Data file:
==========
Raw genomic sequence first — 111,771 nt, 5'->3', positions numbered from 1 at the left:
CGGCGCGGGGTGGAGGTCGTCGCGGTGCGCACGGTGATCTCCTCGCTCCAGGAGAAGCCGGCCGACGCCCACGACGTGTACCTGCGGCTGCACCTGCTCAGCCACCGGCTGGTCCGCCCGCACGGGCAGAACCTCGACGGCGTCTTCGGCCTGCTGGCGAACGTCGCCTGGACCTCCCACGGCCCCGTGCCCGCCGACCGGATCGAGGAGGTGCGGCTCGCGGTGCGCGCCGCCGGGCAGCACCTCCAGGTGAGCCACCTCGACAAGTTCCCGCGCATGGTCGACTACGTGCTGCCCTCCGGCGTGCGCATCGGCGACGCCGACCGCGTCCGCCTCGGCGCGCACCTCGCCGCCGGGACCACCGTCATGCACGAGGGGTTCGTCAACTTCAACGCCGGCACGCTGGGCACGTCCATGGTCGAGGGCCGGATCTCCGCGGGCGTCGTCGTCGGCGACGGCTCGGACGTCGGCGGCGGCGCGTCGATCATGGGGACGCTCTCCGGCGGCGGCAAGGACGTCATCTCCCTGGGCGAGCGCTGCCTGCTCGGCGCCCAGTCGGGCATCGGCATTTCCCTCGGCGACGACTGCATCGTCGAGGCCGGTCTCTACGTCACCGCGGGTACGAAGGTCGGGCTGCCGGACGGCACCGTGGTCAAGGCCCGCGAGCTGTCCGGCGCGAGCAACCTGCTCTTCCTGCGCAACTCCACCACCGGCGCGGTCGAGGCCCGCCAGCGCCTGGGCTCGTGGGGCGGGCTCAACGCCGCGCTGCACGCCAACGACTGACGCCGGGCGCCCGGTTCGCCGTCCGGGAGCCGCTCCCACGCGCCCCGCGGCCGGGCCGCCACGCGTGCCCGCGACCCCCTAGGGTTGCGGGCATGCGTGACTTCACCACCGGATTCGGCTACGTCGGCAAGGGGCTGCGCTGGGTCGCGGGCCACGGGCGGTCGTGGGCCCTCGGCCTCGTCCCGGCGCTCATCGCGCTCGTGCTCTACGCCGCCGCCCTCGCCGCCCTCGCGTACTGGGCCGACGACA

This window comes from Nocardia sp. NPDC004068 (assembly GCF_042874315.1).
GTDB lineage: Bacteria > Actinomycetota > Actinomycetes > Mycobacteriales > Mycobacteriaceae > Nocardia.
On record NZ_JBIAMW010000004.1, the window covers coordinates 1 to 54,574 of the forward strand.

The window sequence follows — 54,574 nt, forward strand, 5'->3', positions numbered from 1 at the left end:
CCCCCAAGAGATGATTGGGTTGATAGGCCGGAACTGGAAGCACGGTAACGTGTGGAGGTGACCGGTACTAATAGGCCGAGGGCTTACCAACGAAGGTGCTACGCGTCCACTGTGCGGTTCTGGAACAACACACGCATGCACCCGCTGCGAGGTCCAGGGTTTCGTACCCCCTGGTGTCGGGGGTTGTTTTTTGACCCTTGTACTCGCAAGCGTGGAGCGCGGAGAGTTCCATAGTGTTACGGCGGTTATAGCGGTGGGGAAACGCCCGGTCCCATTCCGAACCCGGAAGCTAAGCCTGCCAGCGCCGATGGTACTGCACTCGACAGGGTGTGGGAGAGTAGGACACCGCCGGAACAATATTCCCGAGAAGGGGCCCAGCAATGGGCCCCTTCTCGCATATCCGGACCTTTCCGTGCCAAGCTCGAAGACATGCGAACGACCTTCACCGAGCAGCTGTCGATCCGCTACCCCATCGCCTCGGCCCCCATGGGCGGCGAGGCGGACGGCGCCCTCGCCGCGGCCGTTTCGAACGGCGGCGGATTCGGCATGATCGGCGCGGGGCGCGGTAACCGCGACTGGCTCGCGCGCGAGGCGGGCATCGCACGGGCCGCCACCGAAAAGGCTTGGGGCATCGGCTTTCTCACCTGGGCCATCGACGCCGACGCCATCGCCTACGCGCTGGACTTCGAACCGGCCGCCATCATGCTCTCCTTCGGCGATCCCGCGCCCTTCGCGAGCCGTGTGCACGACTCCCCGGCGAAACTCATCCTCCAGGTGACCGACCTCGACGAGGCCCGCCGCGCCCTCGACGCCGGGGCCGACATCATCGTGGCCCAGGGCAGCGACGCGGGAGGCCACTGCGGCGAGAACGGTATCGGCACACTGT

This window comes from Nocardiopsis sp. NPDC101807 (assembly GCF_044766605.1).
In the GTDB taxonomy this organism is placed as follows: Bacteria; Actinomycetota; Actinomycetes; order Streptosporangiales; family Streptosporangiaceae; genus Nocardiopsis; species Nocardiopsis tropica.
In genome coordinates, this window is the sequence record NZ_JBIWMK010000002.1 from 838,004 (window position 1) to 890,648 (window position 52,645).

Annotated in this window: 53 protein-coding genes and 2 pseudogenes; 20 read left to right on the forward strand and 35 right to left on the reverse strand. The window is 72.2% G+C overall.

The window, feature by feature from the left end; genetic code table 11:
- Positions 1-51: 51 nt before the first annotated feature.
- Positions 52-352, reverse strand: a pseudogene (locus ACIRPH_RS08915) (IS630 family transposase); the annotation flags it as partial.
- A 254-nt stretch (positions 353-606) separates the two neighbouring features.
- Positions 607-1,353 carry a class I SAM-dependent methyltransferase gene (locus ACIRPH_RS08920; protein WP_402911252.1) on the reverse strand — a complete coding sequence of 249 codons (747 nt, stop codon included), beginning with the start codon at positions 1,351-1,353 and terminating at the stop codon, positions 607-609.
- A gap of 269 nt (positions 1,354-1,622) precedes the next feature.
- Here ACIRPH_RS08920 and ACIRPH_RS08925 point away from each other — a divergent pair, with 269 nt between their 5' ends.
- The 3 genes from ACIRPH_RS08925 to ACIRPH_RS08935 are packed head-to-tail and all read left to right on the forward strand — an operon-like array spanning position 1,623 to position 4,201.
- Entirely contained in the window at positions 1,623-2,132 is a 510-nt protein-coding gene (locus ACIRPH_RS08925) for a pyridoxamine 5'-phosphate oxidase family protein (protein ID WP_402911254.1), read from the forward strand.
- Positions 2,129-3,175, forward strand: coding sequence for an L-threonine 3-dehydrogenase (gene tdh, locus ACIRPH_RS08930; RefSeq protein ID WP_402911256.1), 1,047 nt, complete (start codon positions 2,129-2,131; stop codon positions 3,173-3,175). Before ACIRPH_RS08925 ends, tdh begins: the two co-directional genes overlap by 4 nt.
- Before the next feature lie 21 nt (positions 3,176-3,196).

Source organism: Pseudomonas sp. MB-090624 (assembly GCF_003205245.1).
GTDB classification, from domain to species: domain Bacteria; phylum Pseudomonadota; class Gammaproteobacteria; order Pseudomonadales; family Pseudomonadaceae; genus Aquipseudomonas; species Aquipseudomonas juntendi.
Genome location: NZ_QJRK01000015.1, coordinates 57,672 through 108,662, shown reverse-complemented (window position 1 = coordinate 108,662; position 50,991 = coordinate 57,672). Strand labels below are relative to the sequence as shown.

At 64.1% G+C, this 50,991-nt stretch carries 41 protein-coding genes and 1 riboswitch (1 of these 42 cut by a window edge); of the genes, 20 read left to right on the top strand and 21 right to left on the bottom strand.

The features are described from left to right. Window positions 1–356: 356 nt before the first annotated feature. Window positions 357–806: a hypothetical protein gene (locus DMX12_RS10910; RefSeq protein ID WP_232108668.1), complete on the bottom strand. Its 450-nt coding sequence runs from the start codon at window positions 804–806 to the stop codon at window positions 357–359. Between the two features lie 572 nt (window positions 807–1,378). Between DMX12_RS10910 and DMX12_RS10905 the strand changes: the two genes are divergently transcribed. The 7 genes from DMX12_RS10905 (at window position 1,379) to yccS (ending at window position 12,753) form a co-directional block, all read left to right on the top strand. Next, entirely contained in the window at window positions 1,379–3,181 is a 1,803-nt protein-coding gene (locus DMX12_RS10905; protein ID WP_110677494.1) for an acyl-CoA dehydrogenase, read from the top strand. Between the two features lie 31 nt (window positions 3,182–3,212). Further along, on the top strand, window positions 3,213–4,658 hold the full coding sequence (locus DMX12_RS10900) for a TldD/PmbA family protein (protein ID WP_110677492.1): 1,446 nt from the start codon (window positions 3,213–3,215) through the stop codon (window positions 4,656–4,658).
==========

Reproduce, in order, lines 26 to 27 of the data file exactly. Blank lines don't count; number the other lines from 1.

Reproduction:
At 64.1% G+C, this 50,991-nt stretch carries 41 protein-coding genes and 1 riboswitch (1 of these 42 cut by a window edge); of the genes, 20 read left to right on the top strand and 21 right to left on the bottom strand.

The features are described from left to right. Window positions 1–356: 356 nt before the first annotated feature. Window positions 357–806: a hypothetical protein gene (locus DMX12_RS10910; RefSeq protein ID WP_232108668.1), complete on the bottom strand. Its 450-nt coding sequence runs from the start codon at window positions 804–806 to the stop codon at window positions 357–359. Between the two features lie 572 nt (window positions 807–1,378). Between DMX12_RS10910 and DMX12_RS10905 the strand changes: the two genes are divergently transcribed. The 7 genes from DMX12_RS10905 (at window position 1,379) to yccS (ending at window position 12,753) form a co-directional block, all read left to right on the top strand. Next, entirely contained in the window at window positions 1,379–3,181 is a 1,803-nt protein-coding gene (locus DMX12_RS10905; protein ID WP_110677494.1) for an acyl-CoA dehydrogenase, read from the top strand. Between the two features lie 31 nt (window positions 3,182–3,212). Further along, on the top strand, window positions 3,213–4,658 hold the full coding sequence (locus DMX12_RS10900) for a TldD/PmbA family protein (protein ID WP_110677492.1): 1,446 nt from the start codon (window positions 3,213–3,215) through the stop codon (window positions 4,656–4,658).